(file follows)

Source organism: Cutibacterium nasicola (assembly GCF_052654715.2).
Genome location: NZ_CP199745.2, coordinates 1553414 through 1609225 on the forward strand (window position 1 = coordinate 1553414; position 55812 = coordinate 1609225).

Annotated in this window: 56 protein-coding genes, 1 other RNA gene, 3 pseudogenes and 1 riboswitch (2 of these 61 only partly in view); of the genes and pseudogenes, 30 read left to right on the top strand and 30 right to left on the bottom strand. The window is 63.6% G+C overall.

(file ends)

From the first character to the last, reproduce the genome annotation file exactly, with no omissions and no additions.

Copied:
Source organism: Cutibacterium nasicola (assembly GCF_052654715.2).
Genome location: NZ_CP199745.2, coordinates 1553414 through 1609225 on the forward strand (window position 1 = coordinate 1553414; position 55812 = coordinate 1609225).

Annotated in this window: 56 protein-coding genes, 1 other RNA gene, 3 pseudogenes and 1 riboswitch (2 of these 61 only partly in view); of the genes and pseudogenes, 30 read left to right on the top strand and 30 right to left on the bottom strand. The window is 63.6% G+C overall.